Unlike the character of Howard, which is cruel, solitary and aggressive, in this live-action adaptation, Conan is a kind, sympathetic and jovial person. He is a contented member of a merry band of adventurers with a humanitarian quest. The overall theme is that Conan is a deeply honorable man – and is pushed to a comparative extreme.
The series further contrasts with the original stories in that it does not include the villain Thoth-Amon nor the evil god Set, and in that Hissah Zuhl is not based on Thoth-Amon but rather on the villain in the original The Tower of the Elephant Howard short story (the general plot basis for the first two episodes of the television series). The nature and scope of Conan's adventures are sharply limited in the television series compared to the comics and original stories (in which Conan had many occupations all over the then-known world, and many sets of clothing), as the TV Conan has a single-minded purpose (defeating Hissah Zuhl and freeing the people enslaved by him), rarely strays far from Zuhl's territory, always wears little but a loincloth, and in virtually every episode he and his band are wandering in the wilderness until either attacked by Zuhl's minions and going to a small village afterward, or going to a small village initially, only to be set upon by Zuhl's minions.
On the spiritual level, Conan's Cimmerian deity Crom in this version is not a remote, unseen god as in previous storylines, but an accessible deity who at times provides Conan direct divine assistance, and Conan is outright devout in his worship of Crom (while in previous incarnations, Conan has little faith in gods, and believes that Crom simply observes as men struggle).
Minor points of continuity between the original stories and the television series occur, especially placenames, such as Cimmeria, Conan's birthplace, and Shadizar, "the City of Wickedness" (however, most other placenames, and almost all character names, were simply invented for the TV show). The Serpent Men of Thoth-Amon in the original stories appear, but later, as minor, one-off enemies, and as servants of Hissah Zuhl, in the episode "The Taming". The quasi-Howardian Red Sonja character has a prominent but one-time role in an eponymous episode.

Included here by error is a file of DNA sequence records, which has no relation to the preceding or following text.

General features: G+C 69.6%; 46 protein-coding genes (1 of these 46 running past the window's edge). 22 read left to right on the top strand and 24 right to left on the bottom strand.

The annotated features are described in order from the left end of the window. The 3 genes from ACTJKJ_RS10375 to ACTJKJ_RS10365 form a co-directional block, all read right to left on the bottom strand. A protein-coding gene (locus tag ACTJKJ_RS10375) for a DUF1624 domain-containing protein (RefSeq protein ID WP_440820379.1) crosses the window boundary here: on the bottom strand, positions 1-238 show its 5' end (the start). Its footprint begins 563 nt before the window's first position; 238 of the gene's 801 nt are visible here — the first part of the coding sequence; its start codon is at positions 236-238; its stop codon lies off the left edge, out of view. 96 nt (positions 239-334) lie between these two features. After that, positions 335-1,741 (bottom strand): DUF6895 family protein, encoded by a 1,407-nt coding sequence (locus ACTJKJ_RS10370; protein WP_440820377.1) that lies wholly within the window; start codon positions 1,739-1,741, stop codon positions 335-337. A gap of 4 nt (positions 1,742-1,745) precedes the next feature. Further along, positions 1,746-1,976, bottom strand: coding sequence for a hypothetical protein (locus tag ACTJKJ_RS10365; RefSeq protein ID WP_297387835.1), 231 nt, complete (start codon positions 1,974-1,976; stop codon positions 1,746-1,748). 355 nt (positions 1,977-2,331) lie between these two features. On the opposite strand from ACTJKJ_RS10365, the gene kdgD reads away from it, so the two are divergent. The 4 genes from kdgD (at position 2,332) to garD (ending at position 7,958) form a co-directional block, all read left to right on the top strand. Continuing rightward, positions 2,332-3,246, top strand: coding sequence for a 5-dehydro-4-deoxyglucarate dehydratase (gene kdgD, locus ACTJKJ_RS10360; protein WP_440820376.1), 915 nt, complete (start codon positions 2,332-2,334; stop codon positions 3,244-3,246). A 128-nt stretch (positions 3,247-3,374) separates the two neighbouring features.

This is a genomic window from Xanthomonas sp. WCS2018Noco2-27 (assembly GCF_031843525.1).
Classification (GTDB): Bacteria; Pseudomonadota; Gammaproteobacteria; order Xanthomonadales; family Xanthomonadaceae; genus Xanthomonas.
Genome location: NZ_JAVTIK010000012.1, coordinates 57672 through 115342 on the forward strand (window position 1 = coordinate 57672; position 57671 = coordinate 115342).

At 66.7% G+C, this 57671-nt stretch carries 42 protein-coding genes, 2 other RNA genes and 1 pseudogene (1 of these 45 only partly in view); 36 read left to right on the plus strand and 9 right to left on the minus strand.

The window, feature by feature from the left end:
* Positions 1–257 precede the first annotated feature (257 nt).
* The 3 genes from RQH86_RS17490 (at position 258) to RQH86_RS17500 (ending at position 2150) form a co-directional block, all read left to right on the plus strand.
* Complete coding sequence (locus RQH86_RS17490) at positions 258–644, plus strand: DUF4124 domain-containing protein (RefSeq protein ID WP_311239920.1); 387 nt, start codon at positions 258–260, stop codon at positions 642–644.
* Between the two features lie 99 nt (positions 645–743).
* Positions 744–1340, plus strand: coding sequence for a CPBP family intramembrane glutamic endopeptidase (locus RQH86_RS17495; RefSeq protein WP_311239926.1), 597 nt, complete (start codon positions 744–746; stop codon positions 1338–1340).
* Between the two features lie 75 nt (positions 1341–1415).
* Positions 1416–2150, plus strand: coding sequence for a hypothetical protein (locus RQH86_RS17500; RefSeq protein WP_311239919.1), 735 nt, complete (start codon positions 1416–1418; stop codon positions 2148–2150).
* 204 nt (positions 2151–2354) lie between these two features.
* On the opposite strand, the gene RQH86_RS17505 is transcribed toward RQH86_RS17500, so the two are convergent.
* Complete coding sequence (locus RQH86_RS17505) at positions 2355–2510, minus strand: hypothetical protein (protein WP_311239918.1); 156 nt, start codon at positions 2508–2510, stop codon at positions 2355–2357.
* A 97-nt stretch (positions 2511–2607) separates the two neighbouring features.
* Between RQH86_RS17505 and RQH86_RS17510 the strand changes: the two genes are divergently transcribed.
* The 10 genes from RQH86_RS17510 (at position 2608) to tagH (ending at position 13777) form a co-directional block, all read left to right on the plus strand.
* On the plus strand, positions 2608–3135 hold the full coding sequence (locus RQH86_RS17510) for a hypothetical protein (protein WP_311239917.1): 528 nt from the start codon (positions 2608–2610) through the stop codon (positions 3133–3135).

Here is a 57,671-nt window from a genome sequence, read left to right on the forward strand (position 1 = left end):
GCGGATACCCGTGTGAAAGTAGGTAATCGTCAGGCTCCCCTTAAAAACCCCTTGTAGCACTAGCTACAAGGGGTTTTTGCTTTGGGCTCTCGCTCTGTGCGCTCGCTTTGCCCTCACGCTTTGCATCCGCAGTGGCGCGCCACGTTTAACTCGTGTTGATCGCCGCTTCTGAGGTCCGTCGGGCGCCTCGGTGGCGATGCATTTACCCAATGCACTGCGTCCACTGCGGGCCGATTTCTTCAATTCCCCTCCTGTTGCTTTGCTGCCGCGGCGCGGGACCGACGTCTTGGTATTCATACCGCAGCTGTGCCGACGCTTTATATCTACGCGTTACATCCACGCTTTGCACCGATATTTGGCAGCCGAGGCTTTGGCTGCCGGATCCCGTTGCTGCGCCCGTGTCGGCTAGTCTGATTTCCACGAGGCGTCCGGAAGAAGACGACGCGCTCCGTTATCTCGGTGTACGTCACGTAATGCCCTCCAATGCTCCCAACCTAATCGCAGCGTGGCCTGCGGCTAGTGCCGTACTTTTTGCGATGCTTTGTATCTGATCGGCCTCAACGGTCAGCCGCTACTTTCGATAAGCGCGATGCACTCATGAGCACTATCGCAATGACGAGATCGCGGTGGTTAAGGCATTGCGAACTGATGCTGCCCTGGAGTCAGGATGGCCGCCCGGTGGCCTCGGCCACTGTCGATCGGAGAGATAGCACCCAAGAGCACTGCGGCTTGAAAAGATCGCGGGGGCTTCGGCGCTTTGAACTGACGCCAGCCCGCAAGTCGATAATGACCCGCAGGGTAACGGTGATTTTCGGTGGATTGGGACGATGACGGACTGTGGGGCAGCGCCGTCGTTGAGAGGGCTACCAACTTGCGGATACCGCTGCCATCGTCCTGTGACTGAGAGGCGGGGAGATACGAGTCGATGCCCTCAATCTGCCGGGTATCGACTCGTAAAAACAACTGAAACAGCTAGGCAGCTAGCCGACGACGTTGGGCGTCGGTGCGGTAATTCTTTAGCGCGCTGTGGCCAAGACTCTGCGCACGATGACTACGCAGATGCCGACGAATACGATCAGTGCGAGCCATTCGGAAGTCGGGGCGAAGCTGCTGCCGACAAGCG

In appearance and style, the TV show depicts Conan like that of the films, including brown (rather than black) hair, a Germanic accent, costuming and a sword nearly identical to the filmic versions, signature sword moves from the films, jewelry in the form of an eight-spoked wheel, and other cues from the Schwarzenegger portrayal of the character, as well as an opening credits logo based on that of the films.
Another point of partial continuity with the comics is Conan's frequent spoken comment that he does not like magic; this was often expressed aloud in the comics but was usually unspoken in the Howard books.
The she-bandit character Karella is based on the "Queen of Pirates" Bêlit of the original Conan stories, and the thief Valeria of the Conan films, herself based largely on both Bêlit and the Red Sonja character of the Conan comics (yet further based on another Howard character, Red Sonya, unconnected to the original Conan stories). The show's Karella and Red Sonja characters are sufficiently different to avoid viewer confusion, as the brigand nature of Karella (inherited from the Bêlit character) is juxtaposed with the TV Sonja's duty as a holy warrior for a sect known as the Truth Keepers, and Karella is a brunette like Bêlit while Red Sonja is a redhead. Karella also appears in several of Robert Jordan's Conan Chronicles, nicknamed "The Red Hawk".
As with Subotai and The Wizard in the 1982 film, the other characters in the series are basically whole-cloth inventions for the production at hand and bear little resemblance to characters from early Conan media. Otli the dwarf in particular is entirely out-of-character for Conan as a companion (though is the provider of comic relief at the expense of other characters).
As in all previous variants of the Conan franchise, beautiful women – as strong, Amazon-like warrior women in impractically skimpy outfits, damsels in distress, or scheming femmes fatales – figure in the plot in every episode.
Points of moral and ethical message similarity between this depiction of Conan and his fictive world and the other depictions (as well as many other works of fantastical fiction and mythology in the West) include consistent themes of the value of human freedom, the importance of honor and loyalty, justice through victory, the use of (righteous, not wanton) violence as a means to justice and freedom, the value of friendship and trust, the idea that bad things come to those who dabble in evil, and the possibility of redemption for past wrongs for which reparations are made.